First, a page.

Freedom of movement


Country Report: Freedom of movement Last updated: 30/11/20


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Asylum seekers residing in open centres enjoy freedom of movement around the island(s). All persons living in an open centre are required to regularly confirm residence through signing in three times per week. These signing procedures also confirm eligibility for the per diem (see Forms and Levels of Material Reception Conditions) and to ensure a continued right to reside in the centre. Residents who are employed, and who, therefore, might be unable to sign three times a week, are not given the per diem for as long as they fail to sign.

Malta does not operate any dispersal scheme, since residence in open centres remains voluntary. Nonetheless, placement in a particular open centre generally implies a limited possibility to change centre, although such decisions could be taken on a case-by-case basis. Moreover, legislation foresees that transfers of applicants from one accommodation facility to another shall take place only when necessary, and applicants shall be provided with the possibility of informing their legal advisers of the transfer and of their new address.[1]  Beyond individual situations, movement between centres is sometimes affected due to space considerations. Asylum seekers might be moved from one centre to another in order to maintain security and order within particular centres, however this is rare.

Residing in an open centre brings with it entitlement to a financial per diem, intended to cover food and transportation costs. Persons living outside the open centres did not usually receive this per diem. However, given the current situation and the difficulty to accommodate asylum-seekers due to the lack of space in reception centres, AWAS is now granting this per diem to applicants living outside of the reception system.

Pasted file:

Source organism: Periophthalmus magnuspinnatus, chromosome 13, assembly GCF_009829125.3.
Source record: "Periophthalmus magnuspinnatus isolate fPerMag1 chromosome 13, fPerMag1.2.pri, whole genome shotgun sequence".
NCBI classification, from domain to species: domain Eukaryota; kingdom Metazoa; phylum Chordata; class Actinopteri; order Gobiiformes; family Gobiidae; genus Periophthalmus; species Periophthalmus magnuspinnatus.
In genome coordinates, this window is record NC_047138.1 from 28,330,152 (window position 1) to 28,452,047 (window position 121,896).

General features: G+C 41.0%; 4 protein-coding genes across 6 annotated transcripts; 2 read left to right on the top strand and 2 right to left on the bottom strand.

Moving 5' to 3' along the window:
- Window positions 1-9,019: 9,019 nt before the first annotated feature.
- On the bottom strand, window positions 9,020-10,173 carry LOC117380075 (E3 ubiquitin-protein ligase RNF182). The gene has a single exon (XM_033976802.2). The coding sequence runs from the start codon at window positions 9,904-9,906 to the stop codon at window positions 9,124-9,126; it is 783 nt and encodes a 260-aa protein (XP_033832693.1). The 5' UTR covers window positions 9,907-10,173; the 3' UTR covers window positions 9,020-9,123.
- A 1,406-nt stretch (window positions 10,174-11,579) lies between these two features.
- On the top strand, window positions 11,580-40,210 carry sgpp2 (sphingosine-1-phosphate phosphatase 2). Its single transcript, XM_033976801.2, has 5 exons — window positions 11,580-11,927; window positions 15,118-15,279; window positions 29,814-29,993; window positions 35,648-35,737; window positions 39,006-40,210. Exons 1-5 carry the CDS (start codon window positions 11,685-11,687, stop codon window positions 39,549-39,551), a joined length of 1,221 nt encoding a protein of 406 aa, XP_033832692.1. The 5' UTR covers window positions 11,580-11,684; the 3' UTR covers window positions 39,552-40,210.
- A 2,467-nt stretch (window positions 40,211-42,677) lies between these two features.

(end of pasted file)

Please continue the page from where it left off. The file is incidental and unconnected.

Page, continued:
As already mentioned, asylum seekers arriving irregularly were automatically detained throughout 2019, mainly under health legislation, until space was available in open centres.

It was noted that many applicants released and placed in open centres were released under ‘alternatives to detention’ provisions, even though they had never been issued a detention order since they were detained under Health Regulations. Once again, one could not notice any policy or pattern in the way the authorities decided to release someone under grounds of alternatives to detention.

These measures significantly restricted the freedom of movement of applicants who were required to reside in centres and to sign at the centre several times a day rendering it difficult for them to find employment.


[1]  Regulation 13 Reception Regulations.


Table of contents

  • Statistics
  • Overview of the legal framework
  • Overview of the main changes since the previous report update
  • Asylum Procedure
  • Reception Conditions
  • Detention of Asylum Seekers
  • Content of International Protection
  • ANNEX I – Transposition of the CEAS in national legislation